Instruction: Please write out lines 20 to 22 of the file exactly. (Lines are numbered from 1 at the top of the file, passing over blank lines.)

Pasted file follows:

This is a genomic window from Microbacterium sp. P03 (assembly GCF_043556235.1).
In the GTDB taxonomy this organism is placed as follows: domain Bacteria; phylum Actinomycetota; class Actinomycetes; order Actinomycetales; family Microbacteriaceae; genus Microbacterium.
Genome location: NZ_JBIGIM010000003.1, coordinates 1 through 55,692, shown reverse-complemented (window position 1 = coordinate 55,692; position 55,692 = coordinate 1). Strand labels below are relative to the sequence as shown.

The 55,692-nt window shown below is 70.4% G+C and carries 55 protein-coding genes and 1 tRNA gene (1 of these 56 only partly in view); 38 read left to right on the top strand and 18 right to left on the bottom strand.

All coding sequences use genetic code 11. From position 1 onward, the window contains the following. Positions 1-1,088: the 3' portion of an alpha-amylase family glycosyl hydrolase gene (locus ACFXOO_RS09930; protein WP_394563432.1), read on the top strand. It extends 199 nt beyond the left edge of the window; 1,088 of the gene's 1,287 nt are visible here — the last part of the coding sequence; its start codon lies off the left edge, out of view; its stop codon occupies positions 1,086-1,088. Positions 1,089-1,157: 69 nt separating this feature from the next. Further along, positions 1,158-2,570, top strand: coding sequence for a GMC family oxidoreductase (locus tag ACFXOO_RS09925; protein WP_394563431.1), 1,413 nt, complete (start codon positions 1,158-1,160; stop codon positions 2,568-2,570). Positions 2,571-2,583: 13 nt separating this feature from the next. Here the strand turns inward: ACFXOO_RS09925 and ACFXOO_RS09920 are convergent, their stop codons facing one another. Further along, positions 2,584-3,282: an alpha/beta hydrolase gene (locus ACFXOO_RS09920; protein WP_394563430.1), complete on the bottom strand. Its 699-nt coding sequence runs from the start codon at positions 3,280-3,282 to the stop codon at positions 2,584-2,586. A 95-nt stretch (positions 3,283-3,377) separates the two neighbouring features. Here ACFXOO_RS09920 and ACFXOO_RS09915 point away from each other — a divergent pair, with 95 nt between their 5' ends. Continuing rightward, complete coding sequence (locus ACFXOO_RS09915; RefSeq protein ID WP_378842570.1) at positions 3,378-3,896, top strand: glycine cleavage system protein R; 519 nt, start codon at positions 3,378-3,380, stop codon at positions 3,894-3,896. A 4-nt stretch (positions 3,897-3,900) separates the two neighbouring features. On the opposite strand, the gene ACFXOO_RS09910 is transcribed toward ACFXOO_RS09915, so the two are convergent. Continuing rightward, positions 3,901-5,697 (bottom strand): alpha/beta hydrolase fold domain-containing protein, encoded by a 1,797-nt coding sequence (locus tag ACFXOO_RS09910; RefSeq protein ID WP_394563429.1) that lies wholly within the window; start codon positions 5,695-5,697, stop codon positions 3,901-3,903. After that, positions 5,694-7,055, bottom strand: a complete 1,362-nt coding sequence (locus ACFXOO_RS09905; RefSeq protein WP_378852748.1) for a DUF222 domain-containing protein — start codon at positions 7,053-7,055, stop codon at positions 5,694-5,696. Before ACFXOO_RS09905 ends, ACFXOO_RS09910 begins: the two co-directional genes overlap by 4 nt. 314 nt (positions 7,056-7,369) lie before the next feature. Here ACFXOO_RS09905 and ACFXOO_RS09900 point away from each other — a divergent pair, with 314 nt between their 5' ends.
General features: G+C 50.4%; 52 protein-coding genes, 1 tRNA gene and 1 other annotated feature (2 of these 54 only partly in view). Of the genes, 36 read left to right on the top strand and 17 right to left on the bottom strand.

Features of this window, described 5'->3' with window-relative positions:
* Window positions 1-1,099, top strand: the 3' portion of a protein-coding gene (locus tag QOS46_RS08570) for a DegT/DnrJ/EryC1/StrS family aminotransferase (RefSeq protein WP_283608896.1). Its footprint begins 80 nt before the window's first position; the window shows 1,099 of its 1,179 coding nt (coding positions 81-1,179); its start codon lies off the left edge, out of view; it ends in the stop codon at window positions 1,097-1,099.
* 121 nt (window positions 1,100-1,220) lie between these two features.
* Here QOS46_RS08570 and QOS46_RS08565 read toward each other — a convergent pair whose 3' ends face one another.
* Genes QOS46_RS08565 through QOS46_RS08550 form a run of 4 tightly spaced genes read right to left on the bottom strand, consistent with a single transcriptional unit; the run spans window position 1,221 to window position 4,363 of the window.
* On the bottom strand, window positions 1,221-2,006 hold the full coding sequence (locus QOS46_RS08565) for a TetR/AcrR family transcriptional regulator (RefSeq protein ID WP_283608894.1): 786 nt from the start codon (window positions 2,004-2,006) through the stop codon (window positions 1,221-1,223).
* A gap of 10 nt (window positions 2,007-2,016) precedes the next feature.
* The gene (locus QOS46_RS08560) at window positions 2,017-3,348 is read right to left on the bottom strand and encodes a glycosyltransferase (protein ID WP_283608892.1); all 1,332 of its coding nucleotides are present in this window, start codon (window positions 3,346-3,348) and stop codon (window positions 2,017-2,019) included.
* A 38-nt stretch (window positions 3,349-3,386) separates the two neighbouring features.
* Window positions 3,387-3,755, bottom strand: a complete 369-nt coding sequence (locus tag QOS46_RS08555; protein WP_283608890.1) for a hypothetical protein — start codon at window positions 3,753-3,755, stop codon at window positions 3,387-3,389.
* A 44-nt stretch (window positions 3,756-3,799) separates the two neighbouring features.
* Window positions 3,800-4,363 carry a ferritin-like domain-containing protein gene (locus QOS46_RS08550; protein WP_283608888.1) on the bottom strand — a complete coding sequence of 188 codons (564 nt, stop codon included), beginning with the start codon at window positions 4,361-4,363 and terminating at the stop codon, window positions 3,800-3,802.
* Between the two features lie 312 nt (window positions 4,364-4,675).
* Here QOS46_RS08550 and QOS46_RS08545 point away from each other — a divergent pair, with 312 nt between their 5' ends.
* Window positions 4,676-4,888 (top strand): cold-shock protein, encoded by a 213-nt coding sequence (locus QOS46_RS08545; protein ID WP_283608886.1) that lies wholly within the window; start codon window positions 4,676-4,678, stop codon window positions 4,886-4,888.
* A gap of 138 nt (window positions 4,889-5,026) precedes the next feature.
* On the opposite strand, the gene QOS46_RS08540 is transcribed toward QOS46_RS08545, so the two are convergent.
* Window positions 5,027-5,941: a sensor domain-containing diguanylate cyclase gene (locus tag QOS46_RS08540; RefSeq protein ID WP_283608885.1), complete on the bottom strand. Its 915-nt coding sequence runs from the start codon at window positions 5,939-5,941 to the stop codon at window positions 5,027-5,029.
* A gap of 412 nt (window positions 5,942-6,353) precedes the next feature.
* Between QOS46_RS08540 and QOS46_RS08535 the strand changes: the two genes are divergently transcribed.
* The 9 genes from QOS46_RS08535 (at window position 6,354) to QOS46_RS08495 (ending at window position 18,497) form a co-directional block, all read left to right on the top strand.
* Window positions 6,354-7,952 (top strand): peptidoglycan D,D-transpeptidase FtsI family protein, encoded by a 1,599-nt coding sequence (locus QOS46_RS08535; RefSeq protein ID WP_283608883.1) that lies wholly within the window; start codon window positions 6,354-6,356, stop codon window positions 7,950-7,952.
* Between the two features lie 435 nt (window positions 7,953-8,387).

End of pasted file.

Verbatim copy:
* Here QOS46_RS08550 and QOS46_RS08545 point away from each other — a divergent pair, with 312 nt between their 5' ends.
* Window positions 4,676-4,888 (top strand): cold-shock protein, encoded by a 213-nt coding sequence (locus QOS46_RS08545; protein ID WP_283608886.1) that lies wholly within the window; start codon window positions 4,676-4,678, stop codon window positions 4,886-4,888.
* A gap of 138 nt (window positions 4,889-5,026) precedes the next feature.